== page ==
(This is an extremely useful fact with a straightforward proof. It follows from this, for instance, that any finite extension of a finite field is simple).

Let $\mathbb{K}$ be a finite field, so $|\mathbb{K}| = p^n$ for some prime $p$ and $n \geq 0$. Denote by $\mathbb{K}^\times$ the multiplicative group consisting of the non-zero elements of $\mathbb{K}$. We show that $\mathbb{K}^\times$ is cyclic, i.e., generated by a single element.

Let $d$ be the lowest common multiple (LCM) of the orders of all the elements $a \in \mathbb{K}^\times$. Then $d \mid |\mathbb{K}^\times| = p^n – 1$, and by Lagrange’s theorem, $a^d = a$ for all $a \in \mathbb{K}$, i.e. $$ (x – a) \mid x^{d + 1} – x \quad \forall a \in \mathbb{K}. $$ Hence, $p^n \leq d + 1$, since $x^{d+1} – x$ can have at most $d+1$ roots. Thus $$ p^n – 1 \leq d \leq p^n – 1 $$ i.e. $d = p^n – 1$.

It remains to show that there exists an element whose order is the LCM of the orders of all group elements. Indeed, this is generally true for abelian groups, as shown by the following.

**Proposition:** Let $G$ be an abelian group and let $a, b \in G$ be elements with finite orders $\alpha, \beta$ (respectively). Then there exists $c \in G$ of order $\text{LCM}(\alpha, \beta)$.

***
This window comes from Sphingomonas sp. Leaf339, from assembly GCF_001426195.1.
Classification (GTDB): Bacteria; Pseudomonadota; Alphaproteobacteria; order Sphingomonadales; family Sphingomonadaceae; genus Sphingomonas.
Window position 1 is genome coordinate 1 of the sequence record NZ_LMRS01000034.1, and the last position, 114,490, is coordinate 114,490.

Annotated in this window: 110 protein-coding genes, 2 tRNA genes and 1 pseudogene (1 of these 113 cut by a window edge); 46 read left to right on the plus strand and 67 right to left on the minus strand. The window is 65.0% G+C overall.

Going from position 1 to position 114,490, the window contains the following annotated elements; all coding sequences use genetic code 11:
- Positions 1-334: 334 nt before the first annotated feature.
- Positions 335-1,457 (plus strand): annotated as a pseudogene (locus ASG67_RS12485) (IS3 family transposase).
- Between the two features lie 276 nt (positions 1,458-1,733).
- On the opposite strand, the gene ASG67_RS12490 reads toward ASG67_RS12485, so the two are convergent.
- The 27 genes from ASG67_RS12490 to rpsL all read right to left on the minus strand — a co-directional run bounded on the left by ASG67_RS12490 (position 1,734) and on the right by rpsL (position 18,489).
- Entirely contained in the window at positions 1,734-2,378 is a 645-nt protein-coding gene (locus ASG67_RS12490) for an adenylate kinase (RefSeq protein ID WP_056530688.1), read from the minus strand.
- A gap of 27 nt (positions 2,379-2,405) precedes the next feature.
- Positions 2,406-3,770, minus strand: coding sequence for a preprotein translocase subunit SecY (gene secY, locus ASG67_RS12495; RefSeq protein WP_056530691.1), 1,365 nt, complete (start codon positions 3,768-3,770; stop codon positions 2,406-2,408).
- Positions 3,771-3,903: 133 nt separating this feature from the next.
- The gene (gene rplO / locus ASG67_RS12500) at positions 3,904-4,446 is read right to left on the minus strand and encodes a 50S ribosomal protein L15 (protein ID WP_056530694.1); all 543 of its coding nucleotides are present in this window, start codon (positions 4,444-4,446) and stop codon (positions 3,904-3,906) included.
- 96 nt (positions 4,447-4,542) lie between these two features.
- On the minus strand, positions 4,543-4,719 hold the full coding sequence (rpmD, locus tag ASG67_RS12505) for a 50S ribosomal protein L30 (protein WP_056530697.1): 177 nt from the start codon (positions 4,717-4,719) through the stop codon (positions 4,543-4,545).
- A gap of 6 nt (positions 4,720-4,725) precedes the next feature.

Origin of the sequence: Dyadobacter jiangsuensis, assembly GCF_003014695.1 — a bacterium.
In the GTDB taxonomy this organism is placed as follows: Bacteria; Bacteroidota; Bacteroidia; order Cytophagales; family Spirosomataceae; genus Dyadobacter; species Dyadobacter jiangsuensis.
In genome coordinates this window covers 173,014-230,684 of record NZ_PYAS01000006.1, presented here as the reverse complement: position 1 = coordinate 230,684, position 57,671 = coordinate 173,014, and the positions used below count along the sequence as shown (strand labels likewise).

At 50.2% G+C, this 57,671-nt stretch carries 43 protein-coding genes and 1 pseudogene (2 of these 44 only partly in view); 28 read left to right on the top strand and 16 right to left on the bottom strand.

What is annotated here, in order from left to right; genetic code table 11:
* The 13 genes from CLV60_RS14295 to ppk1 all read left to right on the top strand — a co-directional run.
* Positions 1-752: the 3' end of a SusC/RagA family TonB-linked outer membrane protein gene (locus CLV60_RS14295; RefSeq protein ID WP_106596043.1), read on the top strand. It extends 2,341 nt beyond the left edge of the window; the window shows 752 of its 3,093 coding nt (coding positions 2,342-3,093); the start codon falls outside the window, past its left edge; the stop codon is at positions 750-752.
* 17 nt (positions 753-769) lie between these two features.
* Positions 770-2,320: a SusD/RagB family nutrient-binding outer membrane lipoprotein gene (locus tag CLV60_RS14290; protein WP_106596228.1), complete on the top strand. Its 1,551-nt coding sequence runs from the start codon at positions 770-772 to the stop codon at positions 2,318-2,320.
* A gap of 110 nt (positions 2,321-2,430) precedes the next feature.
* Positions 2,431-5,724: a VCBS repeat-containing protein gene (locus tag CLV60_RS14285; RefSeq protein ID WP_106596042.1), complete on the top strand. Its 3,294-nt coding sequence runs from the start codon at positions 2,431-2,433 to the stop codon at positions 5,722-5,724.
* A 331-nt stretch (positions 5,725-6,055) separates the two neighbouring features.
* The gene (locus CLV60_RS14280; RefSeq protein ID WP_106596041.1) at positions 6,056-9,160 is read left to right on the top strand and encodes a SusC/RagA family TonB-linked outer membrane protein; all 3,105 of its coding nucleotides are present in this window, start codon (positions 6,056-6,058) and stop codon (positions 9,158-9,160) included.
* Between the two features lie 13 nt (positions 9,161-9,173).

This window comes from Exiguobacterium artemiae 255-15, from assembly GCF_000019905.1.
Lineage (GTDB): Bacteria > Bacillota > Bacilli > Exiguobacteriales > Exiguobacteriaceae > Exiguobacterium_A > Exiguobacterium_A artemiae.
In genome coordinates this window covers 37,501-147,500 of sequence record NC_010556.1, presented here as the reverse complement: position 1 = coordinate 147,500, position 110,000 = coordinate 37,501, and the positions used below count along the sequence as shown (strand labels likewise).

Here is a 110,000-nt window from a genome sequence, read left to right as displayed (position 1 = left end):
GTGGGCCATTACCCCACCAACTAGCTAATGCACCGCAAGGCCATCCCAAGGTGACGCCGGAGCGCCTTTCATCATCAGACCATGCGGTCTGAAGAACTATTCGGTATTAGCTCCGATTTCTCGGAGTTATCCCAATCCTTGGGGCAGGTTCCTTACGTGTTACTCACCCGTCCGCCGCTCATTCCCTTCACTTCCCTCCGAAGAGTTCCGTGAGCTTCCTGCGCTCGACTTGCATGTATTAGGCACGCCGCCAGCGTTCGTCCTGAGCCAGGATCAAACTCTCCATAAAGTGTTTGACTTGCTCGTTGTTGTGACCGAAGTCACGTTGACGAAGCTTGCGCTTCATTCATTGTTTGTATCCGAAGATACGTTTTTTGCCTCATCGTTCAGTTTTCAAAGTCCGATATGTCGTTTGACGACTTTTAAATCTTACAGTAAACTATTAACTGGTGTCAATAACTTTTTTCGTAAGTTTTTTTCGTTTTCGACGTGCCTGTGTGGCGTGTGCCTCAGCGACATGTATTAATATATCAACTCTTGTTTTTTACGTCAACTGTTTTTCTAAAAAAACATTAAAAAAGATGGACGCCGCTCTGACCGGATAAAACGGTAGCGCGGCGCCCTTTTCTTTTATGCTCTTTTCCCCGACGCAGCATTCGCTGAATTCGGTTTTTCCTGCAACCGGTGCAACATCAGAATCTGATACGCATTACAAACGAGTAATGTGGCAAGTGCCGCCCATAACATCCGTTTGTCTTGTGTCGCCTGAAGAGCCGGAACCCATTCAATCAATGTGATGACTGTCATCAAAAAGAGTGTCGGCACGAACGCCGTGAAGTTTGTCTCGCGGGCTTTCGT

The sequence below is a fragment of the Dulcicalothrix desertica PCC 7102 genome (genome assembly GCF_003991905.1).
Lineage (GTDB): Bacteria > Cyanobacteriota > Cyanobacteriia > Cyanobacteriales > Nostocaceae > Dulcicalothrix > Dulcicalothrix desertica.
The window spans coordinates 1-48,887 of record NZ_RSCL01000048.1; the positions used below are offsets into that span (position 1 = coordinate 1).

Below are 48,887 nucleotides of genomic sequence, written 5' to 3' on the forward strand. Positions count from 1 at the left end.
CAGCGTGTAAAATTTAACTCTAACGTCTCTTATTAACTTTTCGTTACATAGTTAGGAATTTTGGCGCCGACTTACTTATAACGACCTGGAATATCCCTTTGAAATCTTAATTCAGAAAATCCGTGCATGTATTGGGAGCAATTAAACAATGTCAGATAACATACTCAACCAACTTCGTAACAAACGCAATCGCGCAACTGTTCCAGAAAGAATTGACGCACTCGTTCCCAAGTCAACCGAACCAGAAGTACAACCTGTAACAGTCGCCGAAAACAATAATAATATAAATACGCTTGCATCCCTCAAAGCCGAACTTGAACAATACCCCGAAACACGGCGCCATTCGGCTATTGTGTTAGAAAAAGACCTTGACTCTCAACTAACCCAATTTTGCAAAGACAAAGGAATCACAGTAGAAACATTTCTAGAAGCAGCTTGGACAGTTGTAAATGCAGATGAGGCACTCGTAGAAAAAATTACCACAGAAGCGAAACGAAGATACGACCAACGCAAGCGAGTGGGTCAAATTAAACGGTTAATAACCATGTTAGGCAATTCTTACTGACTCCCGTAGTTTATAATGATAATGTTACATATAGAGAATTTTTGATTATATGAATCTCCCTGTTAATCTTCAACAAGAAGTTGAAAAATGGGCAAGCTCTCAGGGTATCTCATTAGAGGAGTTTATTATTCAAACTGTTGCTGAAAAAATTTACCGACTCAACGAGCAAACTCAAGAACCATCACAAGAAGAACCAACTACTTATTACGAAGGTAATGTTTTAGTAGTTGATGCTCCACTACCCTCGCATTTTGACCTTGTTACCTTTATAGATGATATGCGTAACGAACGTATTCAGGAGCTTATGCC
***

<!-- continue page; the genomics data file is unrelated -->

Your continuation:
**Proof**: First, suppose $\alpha$ and $\beta$ are co-prime and set $c = ab$. Then if $c^i = 1$, then $a^i = b^{-i}$ and so $$ (b^{-1})^{i\alpha} = a^{i\alpha} = (a^\alpha)^i = 1, $$ so $\beta \mid i \alpha$ which implies $\beta \mid i$ by co-primality. Similarly, $\alpha \mid i$. So $\alpha\beta \mid i$ since $\alpha$ and $\beta$ are co-prime, so $c$ has order $\alpha\beta$.

Now consider the general case and write $$ \alpha = \prod_i p_i^{m_i}, \quad \beta = \prod_i p_i^{n_i} $$ where the $p_i$ are distinct primes. For each $i$, define $(M_i, N_i)$ by $$(M_i, N_i) = \begin{cases} (m_i, 0) & \text{if } m_i \geq n_i \\ (0, n_i) & \text{otherwise} \end{cases}$$ and let $$\alpha’ = \prod_i p_i^{M_i},\quad \beta’ = \prod_i p_i^{N_i}.$$ Then $\alpha’ \mid \alpha$ and $\beta’ \mid \beta$, while $\alpha’$ and $\beta’$ are co-prime and $\alpha’ \beta’ = \text{LCM}(\alpha, \beta)$. We have $$ \text{ord}(a^{\alpha / \alpha’}) = \alpha’ \quad \text{and} \quad \text{ord}\left( b^{\beta / \beta’} \right) = \beta’.$$ Thus by the coprime order case first considered, their product $ab$ has order $\alpha’ \beta’ = \text{LCM}(\alpha, \beta)$.